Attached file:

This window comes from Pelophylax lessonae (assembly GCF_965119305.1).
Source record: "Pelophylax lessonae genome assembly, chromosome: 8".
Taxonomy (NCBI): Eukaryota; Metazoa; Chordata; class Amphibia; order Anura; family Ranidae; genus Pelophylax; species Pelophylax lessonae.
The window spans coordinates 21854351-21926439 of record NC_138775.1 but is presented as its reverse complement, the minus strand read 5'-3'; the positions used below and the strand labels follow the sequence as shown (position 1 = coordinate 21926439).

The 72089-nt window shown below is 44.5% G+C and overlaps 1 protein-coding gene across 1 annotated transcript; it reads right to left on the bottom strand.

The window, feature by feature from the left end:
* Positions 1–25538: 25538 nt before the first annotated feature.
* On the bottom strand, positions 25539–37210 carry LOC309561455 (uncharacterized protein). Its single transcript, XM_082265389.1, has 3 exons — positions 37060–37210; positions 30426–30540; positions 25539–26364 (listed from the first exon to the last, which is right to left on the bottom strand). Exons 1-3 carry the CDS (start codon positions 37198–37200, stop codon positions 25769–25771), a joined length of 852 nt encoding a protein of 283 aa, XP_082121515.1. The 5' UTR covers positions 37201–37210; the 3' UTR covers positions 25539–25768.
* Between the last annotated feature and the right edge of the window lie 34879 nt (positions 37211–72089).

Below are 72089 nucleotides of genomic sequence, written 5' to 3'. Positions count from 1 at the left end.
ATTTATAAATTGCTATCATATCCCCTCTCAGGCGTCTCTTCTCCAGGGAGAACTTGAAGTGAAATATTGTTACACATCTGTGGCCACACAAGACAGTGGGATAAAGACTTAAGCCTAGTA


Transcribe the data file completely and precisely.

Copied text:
This window comes from Pelophylax lessonae (assembly GCF_965119305.1).
Source record: "Pelophylax lessonae genome assembly, chromosome: 8".
Taxonomy (NCBI): Eukaryota; Metazoa; Chordata; class Amphibia; order Anura; family Ranidae; genus Pelophylax; species Pelophylax lessonae.
The window spans coordinates 21854351-21926439 of record NC_138775.1 but is presented as its reverse complement, the minus strand read 5'-3'; the positions used below and the strand labels follow the sequence as shown (position 1 = coordinate 21926439).

The 72089-nt window shown below is 44.5% G+C and overlaps 1 protein-coding gene across 1 annotated transcript; it reads right to left on the bottom strand.

The window, feature by feature from the left end:
* Positions 1–25538: 25538 nt before the first annotated feature.
* On the bottom strand, positions 25539–37210 carry LOC309561455 (uncharacterized protein). Its single transcript, XM_082265389.1, has 3 exons — positions 37060–37210; positions 30426–30540; positions 25539–26364 (listed from the first exon to the last, which is right to left on the bottom strand). Exons 1-3 carry the CDS (start codon positions 37198–37200, stop codon positions 25769–25771), a joined length of 852 nt encoding a protein of 283 aa, XP_082121515.1. The 5' UTR covers positions 37201–37210; the 3' UTR covers positions 25539–25768.
* Between the last annotated feature and the right edge of the window lie 34879 nt (positions 37211–72089).

Below are 72089 nucleotides of genomic sequence, written 5' to 3'. Positions count from 1 at the left end.
ATTTATAAATTGCTATCATATCCCCTCTCAGGCGTCTCTTCTCCAGGGAGAACTTGAAGTGAAATATTGTTACACATCTGTGGCCACACAAGACAGTGGGATAAAGACTTAAGCCTAGTA